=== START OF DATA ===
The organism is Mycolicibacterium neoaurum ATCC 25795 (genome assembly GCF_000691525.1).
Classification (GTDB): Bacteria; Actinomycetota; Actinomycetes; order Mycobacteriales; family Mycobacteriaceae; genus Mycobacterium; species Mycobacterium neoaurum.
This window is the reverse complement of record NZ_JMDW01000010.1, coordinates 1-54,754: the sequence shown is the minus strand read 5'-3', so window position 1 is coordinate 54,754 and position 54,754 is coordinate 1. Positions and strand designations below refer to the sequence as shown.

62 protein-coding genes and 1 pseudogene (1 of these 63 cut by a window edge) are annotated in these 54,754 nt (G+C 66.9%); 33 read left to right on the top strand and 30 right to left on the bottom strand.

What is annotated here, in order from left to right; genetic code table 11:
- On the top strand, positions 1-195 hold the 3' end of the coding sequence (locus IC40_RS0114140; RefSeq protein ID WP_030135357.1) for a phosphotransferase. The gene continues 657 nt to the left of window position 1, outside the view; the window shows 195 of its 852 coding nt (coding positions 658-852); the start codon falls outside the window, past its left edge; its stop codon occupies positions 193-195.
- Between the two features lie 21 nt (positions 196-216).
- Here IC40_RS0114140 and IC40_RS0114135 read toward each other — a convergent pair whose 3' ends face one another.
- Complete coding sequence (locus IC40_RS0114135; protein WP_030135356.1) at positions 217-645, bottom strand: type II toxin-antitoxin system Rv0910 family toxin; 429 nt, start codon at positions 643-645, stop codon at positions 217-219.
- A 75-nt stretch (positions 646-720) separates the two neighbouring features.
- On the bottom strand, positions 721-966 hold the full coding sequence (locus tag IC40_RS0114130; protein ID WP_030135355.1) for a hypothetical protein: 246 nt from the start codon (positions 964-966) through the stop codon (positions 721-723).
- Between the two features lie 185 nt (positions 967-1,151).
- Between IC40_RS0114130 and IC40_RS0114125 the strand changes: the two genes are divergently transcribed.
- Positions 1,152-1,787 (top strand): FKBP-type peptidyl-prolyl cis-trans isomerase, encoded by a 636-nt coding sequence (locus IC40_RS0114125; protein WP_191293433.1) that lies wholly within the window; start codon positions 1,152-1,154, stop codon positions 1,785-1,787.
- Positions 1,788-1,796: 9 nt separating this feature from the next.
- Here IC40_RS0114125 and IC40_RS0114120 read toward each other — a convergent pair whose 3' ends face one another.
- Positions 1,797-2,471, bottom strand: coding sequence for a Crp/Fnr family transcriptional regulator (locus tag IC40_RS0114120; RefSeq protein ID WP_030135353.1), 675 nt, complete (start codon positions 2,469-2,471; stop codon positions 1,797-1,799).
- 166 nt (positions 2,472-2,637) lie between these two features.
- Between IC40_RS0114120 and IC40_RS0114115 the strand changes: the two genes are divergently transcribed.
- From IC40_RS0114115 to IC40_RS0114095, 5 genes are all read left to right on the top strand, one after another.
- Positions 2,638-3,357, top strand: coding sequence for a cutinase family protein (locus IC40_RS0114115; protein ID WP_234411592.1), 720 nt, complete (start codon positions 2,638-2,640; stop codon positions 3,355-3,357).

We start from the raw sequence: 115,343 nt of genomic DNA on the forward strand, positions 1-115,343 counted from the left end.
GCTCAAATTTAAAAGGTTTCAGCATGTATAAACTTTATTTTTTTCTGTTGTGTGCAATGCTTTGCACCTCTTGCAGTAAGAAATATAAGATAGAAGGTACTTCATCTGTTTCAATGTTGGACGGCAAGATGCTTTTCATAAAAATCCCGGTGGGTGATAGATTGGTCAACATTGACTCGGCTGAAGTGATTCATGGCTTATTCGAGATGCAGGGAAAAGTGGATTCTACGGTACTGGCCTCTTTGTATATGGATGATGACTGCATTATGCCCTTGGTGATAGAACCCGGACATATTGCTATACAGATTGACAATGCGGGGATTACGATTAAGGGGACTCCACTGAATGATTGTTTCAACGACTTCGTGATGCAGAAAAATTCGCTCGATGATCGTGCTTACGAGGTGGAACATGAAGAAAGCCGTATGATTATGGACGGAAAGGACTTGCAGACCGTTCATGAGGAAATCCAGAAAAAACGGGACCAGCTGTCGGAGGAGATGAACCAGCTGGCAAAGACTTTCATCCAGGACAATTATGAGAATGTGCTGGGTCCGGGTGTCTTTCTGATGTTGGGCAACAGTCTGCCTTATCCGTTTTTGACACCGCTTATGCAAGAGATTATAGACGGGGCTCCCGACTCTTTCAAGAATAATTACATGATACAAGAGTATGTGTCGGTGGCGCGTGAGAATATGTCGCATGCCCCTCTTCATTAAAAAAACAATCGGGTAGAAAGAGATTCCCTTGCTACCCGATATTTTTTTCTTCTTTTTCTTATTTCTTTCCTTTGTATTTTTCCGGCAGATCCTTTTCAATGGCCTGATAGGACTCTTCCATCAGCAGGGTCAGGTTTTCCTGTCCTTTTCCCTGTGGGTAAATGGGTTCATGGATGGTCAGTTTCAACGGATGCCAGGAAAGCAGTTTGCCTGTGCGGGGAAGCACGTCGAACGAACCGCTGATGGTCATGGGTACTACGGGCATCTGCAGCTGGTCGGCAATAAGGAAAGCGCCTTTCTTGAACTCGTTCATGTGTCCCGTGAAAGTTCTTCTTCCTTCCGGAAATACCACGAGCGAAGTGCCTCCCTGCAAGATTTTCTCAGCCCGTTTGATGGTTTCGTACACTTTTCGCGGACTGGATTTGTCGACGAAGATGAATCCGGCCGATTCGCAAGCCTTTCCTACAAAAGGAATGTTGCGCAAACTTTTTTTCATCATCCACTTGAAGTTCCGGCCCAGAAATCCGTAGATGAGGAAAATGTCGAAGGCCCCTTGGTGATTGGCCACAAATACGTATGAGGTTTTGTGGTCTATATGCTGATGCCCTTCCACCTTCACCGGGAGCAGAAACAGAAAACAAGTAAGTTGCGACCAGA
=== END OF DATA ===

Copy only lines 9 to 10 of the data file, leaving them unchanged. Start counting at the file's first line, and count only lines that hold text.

- Complete coding sequence (locus IC40_RS0114135; protein WP_030135356.1) at positions 217-645, bottom strand: type II toxin-antitoxin system Rv0910 family toxin; 429 nt, start codon at positions 643-645, stop codon at positions 217-219.
- A 75-nt stretch (positions 646-720) separates the two neighbouring features.